Over the Zuurberg mountains in the southern part of the Eastern Cape’s Karoo Heartland lies a place of glory. That bit should actually be written with caps as Kuzuko Lodge‘s slogan is Place of Glory. Most game reserves are located in a part of the province where lush subtropical thicket vegetation is prevalent which makes Kuzuko different. Wide-open spaces, sparse vegetation, dry climate and often warmer temperatures. Due to this Kuzuko doesn’t have big numbers of animals like the other reserves, but it doesn’t mean that game sightings aren’t good. In some instances, it’s actually better.
I got to stay two nights at Kuzuko with the family as part of a promotional video shoot they were doing so we didn’t get to do all the “traditional” game reserve and lodge visit things, but we did get to go on two game drives and I just can’t but help to show off some of the superb sightings we had during our stay.
The highlight at Kuzuko is definitely finding the lions, mainly because one of them is Sylvester the lion who famously escaped from the Karoo National Park on two occasions. The pride of four is made up of Sylvester, Fielies and two females, and we found them stuffed and relaxing in the shade after an earlier kill. Although the boys were having a good ol’ sleep, one of the girls was surveying her surroundings and I did get a killer yawn photo.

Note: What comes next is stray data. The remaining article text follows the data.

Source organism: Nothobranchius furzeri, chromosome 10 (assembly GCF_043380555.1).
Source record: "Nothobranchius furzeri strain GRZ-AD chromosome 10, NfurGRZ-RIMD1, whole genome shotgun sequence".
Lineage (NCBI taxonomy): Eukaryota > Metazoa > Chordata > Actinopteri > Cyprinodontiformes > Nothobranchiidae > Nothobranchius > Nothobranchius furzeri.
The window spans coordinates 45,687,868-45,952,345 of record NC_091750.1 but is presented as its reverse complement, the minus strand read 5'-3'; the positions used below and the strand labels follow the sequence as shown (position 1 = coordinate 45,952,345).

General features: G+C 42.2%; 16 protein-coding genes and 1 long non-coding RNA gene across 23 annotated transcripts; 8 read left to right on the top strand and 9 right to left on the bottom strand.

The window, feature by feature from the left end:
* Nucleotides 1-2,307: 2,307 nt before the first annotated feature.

Elephants are always awesome to see and at Kuzuko it was no different. We saw them on a couple of occasions over the weekend but I really loved the sighting we had of Saracen, their big dominant bull, all on his own just after sunset with the karoo plains stretching out behind him. I also enjoyed seeing the family herd move across the hill next to the lodge on their way down to the waterhole.
Even though the Cape Buffalo is perhaps the most dangerous to humans among the big five because they are very protective and territorial and when threatened they are known to charge with astonishing speed, they are probably also the one visitors are the least excited to see. I always enjoy spotting buffalo, especially if there is an old dagga bull with a good set of horns around. The herd we found didn’t have any old bulls, but it did have a couple of cute young calves showing off their superior cuteness.
My personal highlight was coming across a female cheetah who had taken down a warthog about the same size as herself. We probably missed the kill by no more than half an hour and could see how far she dragged it to get to a shady spot. What makes this sighting so much more extraordinary is the fact that she came from captivity and was rewilded at Kuzuko where she had to learn to hunt for herself. She’s definitely not doing too badly.
The nice part of Kuzuko is that you never know what to expect next. At most reserves the rangers often know exactly what will be waiting where, but at Kuzuko anything is possible. It could be zebra camouflaged behind sweet thorn trees, giraffe sticking its head out from behind a bush to look down on you, impala and eland on the plains, kudu hiding in the shrubs with only his horns finally giving him away or one of the many different bird species on the reserve.
I think I’m actually wrong because when you go there you do know what to expect. A place of glory.